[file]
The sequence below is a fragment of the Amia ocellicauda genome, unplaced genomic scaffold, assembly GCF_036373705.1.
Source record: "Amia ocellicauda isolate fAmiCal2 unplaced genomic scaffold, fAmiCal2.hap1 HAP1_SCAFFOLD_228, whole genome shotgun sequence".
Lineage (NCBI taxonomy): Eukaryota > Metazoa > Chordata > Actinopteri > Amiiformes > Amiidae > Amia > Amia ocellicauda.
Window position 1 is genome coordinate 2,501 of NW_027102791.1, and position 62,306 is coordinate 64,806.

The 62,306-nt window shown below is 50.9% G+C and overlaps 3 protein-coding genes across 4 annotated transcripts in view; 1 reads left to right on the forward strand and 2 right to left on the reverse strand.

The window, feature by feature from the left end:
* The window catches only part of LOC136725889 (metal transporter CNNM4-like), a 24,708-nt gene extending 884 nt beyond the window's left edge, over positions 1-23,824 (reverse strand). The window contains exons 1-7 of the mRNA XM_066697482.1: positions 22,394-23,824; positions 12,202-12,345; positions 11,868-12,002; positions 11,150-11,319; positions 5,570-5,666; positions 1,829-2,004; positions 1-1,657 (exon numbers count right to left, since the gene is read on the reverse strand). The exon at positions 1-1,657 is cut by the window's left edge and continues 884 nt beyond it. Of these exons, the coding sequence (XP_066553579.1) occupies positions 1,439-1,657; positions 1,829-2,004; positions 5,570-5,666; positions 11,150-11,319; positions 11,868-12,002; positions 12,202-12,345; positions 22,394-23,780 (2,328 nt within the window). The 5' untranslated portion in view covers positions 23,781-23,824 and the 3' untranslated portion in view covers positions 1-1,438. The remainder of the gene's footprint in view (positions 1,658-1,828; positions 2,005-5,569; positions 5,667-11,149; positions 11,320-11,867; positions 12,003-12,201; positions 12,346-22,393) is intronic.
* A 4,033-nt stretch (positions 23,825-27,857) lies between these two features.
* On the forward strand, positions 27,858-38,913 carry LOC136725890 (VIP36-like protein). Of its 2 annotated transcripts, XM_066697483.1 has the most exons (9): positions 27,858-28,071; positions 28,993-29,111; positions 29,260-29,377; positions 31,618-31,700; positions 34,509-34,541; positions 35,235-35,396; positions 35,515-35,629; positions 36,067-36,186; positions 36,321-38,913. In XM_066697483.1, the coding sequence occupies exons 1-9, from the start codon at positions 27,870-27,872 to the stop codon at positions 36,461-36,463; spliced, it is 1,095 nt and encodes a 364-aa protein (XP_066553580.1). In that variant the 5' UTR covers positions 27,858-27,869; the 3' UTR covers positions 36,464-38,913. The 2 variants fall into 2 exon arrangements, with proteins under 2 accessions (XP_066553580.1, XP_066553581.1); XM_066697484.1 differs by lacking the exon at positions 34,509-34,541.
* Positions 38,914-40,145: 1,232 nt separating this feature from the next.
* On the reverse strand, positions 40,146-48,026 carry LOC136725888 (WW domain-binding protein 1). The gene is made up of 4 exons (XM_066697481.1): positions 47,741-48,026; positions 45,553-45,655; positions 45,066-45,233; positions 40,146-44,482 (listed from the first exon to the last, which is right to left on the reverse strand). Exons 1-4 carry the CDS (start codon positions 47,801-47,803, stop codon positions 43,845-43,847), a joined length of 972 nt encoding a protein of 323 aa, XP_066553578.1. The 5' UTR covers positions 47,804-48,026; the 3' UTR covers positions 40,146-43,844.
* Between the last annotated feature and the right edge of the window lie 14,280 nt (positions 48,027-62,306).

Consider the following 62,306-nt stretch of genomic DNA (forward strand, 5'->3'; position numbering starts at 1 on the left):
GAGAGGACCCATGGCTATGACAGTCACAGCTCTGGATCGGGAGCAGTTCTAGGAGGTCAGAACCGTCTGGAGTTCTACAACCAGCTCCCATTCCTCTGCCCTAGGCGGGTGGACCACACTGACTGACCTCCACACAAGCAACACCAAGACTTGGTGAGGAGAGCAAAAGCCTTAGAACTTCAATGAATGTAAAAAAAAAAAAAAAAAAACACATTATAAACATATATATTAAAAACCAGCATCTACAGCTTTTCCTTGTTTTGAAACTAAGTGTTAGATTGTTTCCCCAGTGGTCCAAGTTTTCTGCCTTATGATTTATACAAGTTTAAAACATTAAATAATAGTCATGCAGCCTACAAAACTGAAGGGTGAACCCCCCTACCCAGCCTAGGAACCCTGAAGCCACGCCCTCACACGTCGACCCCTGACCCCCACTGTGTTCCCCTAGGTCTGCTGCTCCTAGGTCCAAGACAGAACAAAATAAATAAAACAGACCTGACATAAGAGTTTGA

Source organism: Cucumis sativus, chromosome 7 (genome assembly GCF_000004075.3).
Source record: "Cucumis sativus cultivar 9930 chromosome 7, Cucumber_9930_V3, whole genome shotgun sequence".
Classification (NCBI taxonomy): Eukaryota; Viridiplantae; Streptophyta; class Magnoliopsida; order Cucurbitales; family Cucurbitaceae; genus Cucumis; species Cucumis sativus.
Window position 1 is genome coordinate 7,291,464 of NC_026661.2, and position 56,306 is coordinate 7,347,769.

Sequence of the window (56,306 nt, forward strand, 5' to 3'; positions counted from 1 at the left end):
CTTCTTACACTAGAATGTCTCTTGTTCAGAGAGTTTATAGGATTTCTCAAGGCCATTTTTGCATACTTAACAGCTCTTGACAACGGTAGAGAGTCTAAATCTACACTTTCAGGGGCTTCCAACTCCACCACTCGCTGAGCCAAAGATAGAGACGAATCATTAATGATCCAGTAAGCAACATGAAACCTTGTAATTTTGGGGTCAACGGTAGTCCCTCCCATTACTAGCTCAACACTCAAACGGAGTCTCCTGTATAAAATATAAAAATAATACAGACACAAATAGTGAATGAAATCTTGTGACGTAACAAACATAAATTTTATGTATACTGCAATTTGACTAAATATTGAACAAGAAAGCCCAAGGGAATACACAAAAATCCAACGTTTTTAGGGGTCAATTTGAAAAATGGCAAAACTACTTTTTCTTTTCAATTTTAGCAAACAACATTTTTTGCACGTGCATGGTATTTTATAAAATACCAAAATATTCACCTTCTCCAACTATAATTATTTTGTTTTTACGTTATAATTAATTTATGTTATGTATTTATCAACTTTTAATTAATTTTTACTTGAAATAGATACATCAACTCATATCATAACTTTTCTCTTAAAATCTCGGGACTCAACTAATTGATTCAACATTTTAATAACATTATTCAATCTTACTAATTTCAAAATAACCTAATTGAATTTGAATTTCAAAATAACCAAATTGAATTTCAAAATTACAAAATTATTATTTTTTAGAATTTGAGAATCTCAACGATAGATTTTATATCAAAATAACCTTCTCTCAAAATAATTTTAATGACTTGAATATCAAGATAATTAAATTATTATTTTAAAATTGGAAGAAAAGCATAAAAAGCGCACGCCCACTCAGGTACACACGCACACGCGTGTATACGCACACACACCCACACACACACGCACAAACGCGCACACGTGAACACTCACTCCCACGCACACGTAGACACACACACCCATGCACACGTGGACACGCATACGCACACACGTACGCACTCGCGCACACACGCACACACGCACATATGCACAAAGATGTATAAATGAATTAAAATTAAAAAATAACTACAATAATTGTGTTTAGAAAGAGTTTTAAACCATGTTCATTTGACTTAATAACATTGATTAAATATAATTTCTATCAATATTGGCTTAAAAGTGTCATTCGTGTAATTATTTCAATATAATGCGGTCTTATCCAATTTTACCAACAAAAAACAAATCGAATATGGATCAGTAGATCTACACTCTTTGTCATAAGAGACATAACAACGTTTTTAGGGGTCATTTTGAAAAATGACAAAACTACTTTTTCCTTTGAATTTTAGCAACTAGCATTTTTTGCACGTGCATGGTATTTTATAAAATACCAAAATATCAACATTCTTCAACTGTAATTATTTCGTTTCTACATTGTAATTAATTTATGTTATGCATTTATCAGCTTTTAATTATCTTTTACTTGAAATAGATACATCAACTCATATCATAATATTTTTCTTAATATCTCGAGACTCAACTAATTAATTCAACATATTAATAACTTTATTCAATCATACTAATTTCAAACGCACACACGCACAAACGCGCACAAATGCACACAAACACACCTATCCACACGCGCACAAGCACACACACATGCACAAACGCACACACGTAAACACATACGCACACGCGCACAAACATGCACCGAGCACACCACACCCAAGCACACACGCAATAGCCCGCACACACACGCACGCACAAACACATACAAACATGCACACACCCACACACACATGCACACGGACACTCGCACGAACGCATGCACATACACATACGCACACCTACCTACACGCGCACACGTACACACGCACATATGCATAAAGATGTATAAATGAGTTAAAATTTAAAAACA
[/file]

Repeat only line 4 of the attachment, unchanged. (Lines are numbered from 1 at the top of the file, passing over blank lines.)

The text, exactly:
Window position 1 is genome coordinate 2,501 of NW_027102791.1, and position 62,306 is coordinate 64,806.